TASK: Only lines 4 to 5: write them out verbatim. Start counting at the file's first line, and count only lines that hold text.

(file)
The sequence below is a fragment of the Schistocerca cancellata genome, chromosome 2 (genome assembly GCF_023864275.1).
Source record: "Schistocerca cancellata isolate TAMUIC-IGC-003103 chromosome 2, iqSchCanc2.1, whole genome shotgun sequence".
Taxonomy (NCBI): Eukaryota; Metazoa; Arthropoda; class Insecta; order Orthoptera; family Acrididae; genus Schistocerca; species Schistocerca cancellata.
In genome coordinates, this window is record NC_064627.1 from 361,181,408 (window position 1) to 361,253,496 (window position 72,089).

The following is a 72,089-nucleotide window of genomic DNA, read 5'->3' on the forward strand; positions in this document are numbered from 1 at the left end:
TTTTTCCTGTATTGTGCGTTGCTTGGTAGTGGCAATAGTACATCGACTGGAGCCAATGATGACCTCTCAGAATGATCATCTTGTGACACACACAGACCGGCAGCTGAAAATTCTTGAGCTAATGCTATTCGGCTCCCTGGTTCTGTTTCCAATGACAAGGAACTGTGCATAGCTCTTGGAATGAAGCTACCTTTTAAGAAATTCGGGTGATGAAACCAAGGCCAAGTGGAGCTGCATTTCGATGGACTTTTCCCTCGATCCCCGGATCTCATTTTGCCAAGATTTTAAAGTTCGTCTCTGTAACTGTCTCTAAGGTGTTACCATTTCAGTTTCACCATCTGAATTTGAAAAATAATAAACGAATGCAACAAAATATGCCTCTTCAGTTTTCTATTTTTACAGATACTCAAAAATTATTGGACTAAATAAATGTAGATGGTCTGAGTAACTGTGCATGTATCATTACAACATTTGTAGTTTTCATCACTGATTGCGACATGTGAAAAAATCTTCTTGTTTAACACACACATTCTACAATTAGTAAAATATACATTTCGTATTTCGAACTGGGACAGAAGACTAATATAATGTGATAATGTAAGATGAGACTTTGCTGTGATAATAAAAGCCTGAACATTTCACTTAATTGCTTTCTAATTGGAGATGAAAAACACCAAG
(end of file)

In genome coordinates, this window is record NC_064627.1 from 361,181,408 (window position 1) to 361,253,496 (window position 72,089).

The following is a 72,089-nucleotide window of genomic DNA, read 5'->3' on the forward strand; positions in this document are numbered from 1 at the left end: